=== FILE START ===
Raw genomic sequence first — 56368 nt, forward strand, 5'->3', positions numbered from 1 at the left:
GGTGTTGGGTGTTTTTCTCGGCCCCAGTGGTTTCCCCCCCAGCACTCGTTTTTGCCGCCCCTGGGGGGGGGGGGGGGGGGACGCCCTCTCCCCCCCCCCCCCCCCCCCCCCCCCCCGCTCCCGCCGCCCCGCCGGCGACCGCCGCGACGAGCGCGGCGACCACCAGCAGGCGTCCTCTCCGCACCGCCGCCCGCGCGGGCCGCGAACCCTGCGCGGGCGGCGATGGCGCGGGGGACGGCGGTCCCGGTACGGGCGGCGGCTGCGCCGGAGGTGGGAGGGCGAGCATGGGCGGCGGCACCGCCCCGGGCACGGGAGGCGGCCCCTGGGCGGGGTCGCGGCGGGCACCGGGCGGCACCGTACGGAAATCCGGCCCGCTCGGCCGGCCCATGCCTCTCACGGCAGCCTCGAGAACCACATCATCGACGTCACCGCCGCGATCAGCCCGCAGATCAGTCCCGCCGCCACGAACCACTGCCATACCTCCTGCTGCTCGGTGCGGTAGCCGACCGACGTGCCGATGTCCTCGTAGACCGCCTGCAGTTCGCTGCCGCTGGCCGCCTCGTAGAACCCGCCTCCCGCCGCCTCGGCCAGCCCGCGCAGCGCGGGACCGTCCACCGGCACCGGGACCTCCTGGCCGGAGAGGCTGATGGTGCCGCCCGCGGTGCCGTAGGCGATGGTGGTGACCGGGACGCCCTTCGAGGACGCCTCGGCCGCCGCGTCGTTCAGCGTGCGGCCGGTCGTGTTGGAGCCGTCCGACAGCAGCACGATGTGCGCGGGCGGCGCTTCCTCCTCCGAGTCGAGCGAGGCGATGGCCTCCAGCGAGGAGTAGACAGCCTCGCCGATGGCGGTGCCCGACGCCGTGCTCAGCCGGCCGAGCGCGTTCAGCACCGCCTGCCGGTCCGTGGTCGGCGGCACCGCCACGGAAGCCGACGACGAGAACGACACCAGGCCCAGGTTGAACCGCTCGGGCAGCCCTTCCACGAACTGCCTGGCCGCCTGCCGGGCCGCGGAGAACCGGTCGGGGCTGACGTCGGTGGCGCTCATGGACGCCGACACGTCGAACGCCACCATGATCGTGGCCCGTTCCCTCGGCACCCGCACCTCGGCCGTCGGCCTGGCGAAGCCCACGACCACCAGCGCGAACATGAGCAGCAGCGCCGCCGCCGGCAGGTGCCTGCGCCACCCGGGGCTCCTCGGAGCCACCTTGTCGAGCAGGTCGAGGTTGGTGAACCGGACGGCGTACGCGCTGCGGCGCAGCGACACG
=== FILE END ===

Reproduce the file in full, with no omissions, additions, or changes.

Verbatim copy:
Raw genomic sequence first — 56368 nt, forward strand, 5'->3', positions numbered from 1 at the left:
GGTGTTGGGTGTTTTTCTCGGCCCCAGTGGTTTCCCCCCCAGCACTCGTTTTTGCCGCCCCTGGGGGGGGGGGGGGGGGGACGCCCTCTCCCCCCCCCCCCCCCCCCCCCCCCCCCGCTCCCGCCGCCCCGCCGGCGACCGCCGCGACGAGCGCGGCGACCACCAGCAGGCGTCCTCTCCGCACCGCCGCCCGCGCGGGCCGCGAACCCTGCGCGGGCGGCGATGGCGCGGGGGACGGCGGTCCCGGTACGGGCGGCGGCTGCGCCGGAGGTGGGAGGGCGAGCATGGGCGGCGGCACCGCCCCGGGCACGGGAGGCGGCCCCTGGGCGGGGTCGCGGCGGGCACCGGGCGGCACCGTACGGAAATCCGGCCCGCTCGGCCGGCCCATGCCTCTCACGGCAGCCTCGAGAACCACATCATCGACGTCACCGCCGCGATCAGCCCGCAGATCAGTCCCGCCGCCACGAACCACTGCCATACCTCCTGCTGCTCGGTGCGGTAGCCGACCGACGTGCCGATGTCCTCGTAGACCGCCTGCAGTTCGCTGCCGCTGGCCGCCTCGTAGAACCCGCCTCCCGCCGCCTCGGCCAGCCCGCGCAGCGCGGGACCGTCCACCGGCACCGGGACCTCCTGGCCGGAGAGGCTGATGGTGCCGCCCGCGGTGCCGTAGGCGATGGTGGTGACCGGGACGCCCTTCGAGGACGCCTCGGCCGCCGCGTCGTTCAGCGTGCGGCCGGTCGTGTTGGAGCCGTCCGACAGCAGCACGATGTGCGCGGGCGGCGCTTCCTCCTCCGAGTCGAGCGAGGCGATGGCCTCCAGCGAGGAGTAGACAGCCTCGCCGATGGCGGTGCCCGACGCCGTGCTCAGCCGGCCGAGCGCGTTCAGCACCGCCTGCCGGTCCGTGGTCGGCGGCACCGCCACGGAAGCCGACGACGAGAACGACACCAGGCCCAGGTTGAACCGCTCGGGCAGCCCTTCCACGAACTGCCTGGCCGCCTGCCGGGCCGCGGAGAACCGGTCGGGGCTGACGTCGGTGGCGCTCATGGACGCCGACACGTCGAACGCCACCATGATCGTGGCCCGTTCCCTCGGCACCCGCACCTCGGCCGTCGGCCTGGCGAAGCCCACGACCACCAGCGCGAACATGAGCAGCAGCGCCGCCGCCGGCAGGTGCCTGCGCCACCCGGGGCTCCTCGGAGCCACCTTGTCGAGCAGGTCGAGGTTGGTGAACCGGACGGCGTACGCGCTGCGGCGCAGCGACACG